The message of the film, which plays on this theme, is deliberately inspiring, leading many to leave youtube comments such as these, “our blood runs in many races, but all lead back to Israel,” “we are a mosaic of culture and stories,” and “keep spreading the message of Tikkun Olam…it’s the salvation for our planet.” As an outsider looking in, the film seems to be a very clever and successful marketing scheme. According to the museum’s website, it is in the early stages of its renewal project and it needs donors to make this possible. How do they accomplish this goal? First, with an underlying message that suggests that healing the world, and Jewish identity within it, means preserving Jewish history on a personal and collective level through social acts of charity. Second, they must convince the viewer that this is a worthy cause. This is done by creating an emotional story that all Jews from diverse backgrounds—ethnic, racial, social, economic, and geographic—can identify with and respond to. There are a range of stories portrayed in the film, many of which emphasize the fact that Jews, time and again, have had to make sacrifices for the hope of a better future. We see this with the father and daughter who have walked months to reach Israel, but the daughter is resentful. She feels like an outsider, that she is different from the rest, but her father sees hope in her wearing the Israeli Defense Forces uniform. This speaks to the wave of immigrants who have made aliya and are building a new life in their new home, Eretz-Israel.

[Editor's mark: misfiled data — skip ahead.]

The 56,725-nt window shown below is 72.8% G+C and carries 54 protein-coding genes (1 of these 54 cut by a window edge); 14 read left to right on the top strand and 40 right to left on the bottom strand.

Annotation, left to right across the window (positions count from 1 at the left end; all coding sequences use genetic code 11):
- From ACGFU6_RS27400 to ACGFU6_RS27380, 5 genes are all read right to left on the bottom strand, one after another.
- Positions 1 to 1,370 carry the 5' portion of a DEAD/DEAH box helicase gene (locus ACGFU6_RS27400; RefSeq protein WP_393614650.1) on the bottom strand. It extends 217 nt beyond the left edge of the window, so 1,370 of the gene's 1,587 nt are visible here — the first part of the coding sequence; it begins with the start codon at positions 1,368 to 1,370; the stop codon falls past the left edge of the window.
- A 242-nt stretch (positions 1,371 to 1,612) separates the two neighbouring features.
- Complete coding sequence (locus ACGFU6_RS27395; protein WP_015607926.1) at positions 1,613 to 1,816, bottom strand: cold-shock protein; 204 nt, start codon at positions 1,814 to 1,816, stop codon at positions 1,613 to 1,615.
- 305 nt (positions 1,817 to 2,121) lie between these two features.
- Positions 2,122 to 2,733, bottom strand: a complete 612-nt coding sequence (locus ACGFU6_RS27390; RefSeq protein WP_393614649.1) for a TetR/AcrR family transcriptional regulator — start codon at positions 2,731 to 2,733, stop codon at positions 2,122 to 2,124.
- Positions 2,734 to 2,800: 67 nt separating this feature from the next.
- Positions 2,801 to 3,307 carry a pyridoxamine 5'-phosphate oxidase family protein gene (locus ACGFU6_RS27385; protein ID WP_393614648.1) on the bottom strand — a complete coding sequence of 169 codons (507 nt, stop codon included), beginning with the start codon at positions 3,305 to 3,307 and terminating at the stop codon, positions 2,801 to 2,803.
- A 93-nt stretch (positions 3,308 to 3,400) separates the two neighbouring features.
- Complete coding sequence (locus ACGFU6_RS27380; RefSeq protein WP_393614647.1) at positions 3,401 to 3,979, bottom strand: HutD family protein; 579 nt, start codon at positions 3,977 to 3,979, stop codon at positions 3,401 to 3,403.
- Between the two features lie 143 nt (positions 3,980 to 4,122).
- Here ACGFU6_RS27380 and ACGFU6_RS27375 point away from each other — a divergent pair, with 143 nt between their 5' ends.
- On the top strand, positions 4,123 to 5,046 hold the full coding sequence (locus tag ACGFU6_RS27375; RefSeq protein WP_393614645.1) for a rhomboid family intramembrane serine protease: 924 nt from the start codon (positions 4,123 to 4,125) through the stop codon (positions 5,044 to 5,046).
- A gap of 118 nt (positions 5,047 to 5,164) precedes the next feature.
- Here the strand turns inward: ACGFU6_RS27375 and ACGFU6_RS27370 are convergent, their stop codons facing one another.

There is also a sense that older generations necessarily make sacrifices for the younger and that their lives were very different, insofar as they fought different fights in order to defend their Jewishness and their role in the collective community, whether male or female. For example, the grandmother who stood in synagogue and demanded that her Rabbi tell her where in the Torah it says that girls cannot celebrate their bat mitzvah. Through all of this, we learn that faith is the source of courage and that being Jewish is standing up for what you believe in. On a deeper level, the message of the film is this: Jews have a special place in the world as the “chosen people.” A father tells his son that responding to the earthquake in Haiti and the desire to help was “the most Jewish thing there is—tikkun olam.” This implies that there is a part of the Jewish identity that allowed this individual to intuitively respond crisis and to help in the repair or healing of those events, in order to correct injustices done to all people, Jews and non-Jews alike. Furthermore, the man who witnessed the injustice of apartheid was drawn to help because he identified with the atrocities having heard the stories from the generations before him and how they struggled to live and maintain their Jewish identity.